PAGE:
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Titolo:
Comparing smoking cessation interventions for work-site disease management
Autore:
Greenwood, T;
Indirizzi:
Behav Solut, Princeton, NJ 08540 USA Behav Solut Princeton NJ USA 08540Behav Solut, Princeton, NJ 08540 USA
Titolo Testata:
DISEASE MANAGEMENT & HEALTH OUTCOMES
fascicolo: 10, volume: 9, anno: 2001,
pagine: 565 - 576
SICI:
1173-8790(2001)9:10<565:CSCIFW>2.0.ZU;2-J
Fonte:
ISI
Lingua:
ENG
Soggetto:
SUSTAINED-RELEASE BUPROPION; NICOTINE REPLACEMENT; COST-EFFECTIVENESS; HEALTH; PATCH; METAANALYSIS; RECRUITMENT; DEPRESSION; THERAPIES; PROGRAMS;
Tipo documento:
Article
Natura:
Periodico
Settore Disciplinare:
Clinical Medicine
Citazioni:
53
Recensione:
Indirizzi per estratti:
Indirizzo: Greenwood, T Behav Solut, 202 Carnegie Ctr,Suite 101, Princeton, NJ 08540 USA Behav Solut 202 Carnegie Ctr,Suite 101 Princeton NJ USA 08540
Citazione:
T. Greenwood, "Comparing smoking cessation interventions for work-site disease management", DIS MANAG H, 9(10), 2001, pp. 565-576

Abstract

Smoking cessation continues to be one of the most cost-effective preventive measures for work-site disease management. The US Public Health Service Clinical Practice Guideline, entitled 'Treating Tobacco Use and Dependence,'provides guidance for evaluating and choosing smoking cessation programs for work sites. Smoking cessation interventions can be characterized by the resource intensity of the effort, the format and methods of interacting with patients andthe focus and objectives of the content. These features are compared with typical group, phone and Internet-based program options. Pharmacotherapy treatment recommendations are reviewed as well as characteristics of first-line nicotine replacement therapy (NRT) medications (e.g. nicotine patch, gum, spray and inhaler) and bupropion. It is suggested that work-site recruitment and participation campaigns mayfail for a variety of reasons including: (i) too narrowly cast recruitmentmessages; (ii) inadequate exposure to campaign messages: (iii) lack or immediate and accessible enrollment mechanisms; and (iv) passive rather than active outreach. Four broad issues to consider when comparing outcomes data from potential smoking cessation programs are: (i) at what follow-up point(s) is the quit rate measured?; (ii) is there a comparison group? (iii) how was quit status determined?; and (iv) how is the status of participants whoare lost to follow-up calculated in the outcomes data?.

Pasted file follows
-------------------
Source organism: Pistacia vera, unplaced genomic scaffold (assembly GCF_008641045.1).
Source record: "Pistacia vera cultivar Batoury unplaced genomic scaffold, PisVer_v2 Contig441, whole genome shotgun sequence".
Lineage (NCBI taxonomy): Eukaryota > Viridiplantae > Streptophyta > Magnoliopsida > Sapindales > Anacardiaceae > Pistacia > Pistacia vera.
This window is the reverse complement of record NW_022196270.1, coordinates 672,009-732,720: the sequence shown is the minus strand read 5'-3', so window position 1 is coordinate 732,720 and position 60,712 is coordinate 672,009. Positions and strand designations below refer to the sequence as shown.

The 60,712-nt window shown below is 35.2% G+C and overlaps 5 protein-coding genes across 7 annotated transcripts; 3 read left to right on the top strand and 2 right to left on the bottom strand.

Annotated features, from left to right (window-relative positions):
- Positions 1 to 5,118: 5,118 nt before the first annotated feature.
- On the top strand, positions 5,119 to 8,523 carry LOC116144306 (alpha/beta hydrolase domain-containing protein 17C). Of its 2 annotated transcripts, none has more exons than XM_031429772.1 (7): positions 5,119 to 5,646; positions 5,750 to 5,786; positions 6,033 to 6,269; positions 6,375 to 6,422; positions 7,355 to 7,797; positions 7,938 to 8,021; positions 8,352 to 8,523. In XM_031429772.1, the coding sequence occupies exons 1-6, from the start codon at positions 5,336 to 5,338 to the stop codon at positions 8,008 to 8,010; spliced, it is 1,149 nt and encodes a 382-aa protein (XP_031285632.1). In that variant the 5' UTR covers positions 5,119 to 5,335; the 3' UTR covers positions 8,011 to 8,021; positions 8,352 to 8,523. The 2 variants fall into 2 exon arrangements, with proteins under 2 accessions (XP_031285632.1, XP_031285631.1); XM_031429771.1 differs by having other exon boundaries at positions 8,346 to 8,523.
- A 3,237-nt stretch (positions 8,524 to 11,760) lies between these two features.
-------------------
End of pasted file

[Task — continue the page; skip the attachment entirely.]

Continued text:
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Documento generato il 04/04/20 alle ore 02:47:10